Art

What Shakespeare Really Needed Was a Twitter Account

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We like technology. (I mean, come on, we’re bloggers, of course we like technology.) But sometimes technology makes us a little bit sad. Sad the way Shakespeare would write sad instead of the way people would Tweet sad. With tears instead of emoticons. In more than 140 characters.

Fine, call us old-fashioned. The lady doth protest too much, yeah, yeah. We’ve heard it all. Frankly, none of it lessens our inner conflict related to the Royal Shakespeare Company’s new production, “Such Tweet Sorrow,” in which a cast of trained actors improvise Romeo and Juliet in real-time through a series of Tweets.

We’re well aware of the possibilities of bringing together great technology and great art … and also of the dangers. Grave things may happen. (That title alone!) There are portents, you know. And teens being as easily influenced as they are these days, we can hardly support a glorification of mutual Tweeticide.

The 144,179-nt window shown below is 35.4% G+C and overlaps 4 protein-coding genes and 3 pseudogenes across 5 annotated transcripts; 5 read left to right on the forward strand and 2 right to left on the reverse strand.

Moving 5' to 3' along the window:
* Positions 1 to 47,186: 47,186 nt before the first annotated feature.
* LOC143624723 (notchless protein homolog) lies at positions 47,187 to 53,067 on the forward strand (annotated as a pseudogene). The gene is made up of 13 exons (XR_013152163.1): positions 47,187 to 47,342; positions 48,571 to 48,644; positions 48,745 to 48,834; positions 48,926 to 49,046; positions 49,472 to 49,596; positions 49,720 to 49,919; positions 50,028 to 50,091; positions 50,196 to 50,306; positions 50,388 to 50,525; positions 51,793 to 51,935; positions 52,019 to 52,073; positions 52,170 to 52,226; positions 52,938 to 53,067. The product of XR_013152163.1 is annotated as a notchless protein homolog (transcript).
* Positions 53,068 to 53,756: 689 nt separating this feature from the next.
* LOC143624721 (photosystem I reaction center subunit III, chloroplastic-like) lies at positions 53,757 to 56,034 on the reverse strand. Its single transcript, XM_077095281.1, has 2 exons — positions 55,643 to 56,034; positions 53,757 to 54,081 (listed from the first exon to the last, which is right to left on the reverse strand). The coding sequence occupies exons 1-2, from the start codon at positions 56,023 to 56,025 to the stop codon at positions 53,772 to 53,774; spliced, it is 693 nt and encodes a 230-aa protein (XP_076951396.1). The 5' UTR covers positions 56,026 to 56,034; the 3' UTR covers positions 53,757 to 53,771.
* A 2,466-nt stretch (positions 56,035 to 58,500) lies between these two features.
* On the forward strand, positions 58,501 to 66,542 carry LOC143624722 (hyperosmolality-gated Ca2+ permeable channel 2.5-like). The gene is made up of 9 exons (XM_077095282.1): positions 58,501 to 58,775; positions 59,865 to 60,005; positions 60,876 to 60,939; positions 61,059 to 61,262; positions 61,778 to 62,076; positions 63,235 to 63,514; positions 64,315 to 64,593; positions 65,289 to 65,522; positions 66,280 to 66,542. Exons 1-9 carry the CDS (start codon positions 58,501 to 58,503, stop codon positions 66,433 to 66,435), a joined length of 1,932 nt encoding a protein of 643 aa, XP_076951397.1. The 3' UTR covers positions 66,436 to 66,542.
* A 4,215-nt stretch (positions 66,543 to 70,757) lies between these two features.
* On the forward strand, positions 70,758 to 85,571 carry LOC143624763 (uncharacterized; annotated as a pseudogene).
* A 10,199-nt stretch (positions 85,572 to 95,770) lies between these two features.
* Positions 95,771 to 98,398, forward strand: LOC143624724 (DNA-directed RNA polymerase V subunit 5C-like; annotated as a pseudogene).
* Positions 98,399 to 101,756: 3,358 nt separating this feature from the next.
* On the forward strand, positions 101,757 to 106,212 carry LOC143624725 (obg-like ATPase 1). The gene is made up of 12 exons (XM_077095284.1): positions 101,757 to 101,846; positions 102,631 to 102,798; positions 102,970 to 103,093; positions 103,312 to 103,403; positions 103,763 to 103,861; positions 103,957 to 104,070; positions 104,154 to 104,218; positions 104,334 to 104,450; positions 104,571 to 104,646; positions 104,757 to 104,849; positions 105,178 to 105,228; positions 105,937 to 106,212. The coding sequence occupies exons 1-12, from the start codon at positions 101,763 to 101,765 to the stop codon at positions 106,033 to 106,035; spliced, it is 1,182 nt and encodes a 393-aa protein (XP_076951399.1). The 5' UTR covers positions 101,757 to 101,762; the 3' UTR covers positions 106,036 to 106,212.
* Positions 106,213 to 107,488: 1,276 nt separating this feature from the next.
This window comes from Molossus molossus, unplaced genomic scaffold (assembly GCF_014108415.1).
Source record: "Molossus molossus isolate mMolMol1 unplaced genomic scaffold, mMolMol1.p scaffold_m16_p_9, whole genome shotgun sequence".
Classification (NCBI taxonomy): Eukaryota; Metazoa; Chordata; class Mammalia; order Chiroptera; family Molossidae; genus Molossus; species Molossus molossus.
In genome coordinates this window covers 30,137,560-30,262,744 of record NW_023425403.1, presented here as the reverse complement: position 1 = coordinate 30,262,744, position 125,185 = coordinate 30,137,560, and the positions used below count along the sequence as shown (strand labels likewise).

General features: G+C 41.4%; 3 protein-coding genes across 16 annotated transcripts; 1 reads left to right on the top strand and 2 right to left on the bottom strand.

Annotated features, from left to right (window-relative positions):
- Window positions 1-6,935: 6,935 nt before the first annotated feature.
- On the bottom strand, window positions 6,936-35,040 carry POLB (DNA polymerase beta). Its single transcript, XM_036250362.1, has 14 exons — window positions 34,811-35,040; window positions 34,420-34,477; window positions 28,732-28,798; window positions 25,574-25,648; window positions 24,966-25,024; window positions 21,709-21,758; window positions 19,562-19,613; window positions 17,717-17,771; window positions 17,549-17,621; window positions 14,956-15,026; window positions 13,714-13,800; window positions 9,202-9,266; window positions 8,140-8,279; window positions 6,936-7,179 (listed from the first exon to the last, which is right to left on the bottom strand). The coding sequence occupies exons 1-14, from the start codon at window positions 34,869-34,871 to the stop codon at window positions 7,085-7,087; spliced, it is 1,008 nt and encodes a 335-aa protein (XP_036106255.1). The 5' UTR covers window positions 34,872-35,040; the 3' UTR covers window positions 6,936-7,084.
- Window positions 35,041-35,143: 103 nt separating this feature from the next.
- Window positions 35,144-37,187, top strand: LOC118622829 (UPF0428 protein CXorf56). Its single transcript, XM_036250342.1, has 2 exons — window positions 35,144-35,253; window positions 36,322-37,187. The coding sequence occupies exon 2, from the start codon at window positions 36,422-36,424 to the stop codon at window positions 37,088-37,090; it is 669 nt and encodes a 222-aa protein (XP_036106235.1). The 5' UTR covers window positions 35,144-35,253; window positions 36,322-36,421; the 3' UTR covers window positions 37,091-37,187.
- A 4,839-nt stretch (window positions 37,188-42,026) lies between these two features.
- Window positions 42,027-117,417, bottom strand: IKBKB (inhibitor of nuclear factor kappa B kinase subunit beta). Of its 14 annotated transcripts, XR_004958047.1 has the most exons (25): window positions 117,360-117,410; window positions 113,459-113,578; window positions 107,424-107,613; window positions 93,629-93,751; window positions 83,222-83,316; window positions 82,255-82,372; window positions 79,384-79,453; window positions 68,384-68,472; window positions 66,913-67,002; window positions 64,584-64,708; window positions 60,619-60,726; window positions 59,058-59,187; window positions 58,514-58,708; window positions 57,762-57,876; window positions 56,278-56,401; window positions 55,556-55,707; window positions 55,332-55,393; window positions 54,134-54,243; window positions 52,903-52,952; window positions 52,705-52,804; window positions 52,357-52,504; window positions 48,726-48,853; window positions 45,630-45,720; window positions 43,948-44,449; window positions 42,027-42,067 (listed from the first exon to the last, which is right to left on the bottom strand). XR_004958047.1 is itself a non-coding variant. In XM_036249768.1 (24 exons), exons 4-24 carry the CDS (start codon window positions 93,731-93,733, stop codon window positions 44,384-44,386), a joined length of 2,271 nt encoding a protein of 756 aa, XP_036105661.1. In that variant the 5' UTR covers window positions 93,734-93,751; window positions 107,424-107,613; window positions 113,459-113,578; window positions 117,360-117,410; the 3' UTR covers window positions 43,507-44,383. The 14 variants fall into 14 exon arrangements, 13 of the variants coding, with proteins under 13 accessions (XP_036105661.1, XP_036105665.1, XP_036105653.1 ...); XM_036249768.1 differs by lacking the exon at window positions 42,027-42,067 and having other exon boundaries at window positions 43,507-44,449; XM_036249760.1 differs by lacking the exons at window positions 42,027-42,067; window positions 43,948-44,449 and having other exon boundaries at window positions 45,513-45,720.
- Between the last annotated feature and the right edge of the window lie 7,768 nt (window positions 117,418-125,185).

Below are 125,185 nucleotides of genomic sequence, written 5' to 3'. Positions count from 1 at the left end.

Juliet, played by RSC actress Charlotte Wakefield, is a teenager who finds solace over the fact that she has never had a boyfriend by chatting incessantly on the Internet.

That means she gets to sayTweet typo-filled missives like:

”Ok now dads beeping at me from the car!! Gotta dash!! Wish I could tweet at school but… I can’t 🙁 I promise I’ll be back on after school.”

Talk about dramatic tension!

Meanwhile, Tybalt, played by Mark Holgate, Tweets an array of wisdom-filled nuggets much like what you might hear in locker rooms around our nation.

”A man can go seventy years without a piece of ass, but he can die in a week without a bowel movement.”

Thank you, Royal Shakespeare Company, for bringing Shakespeare to young people in this innovative new fashion.

Full disclosure: We hated that movie with Claire Danes and Leonardo DiCaprio, too. So there.

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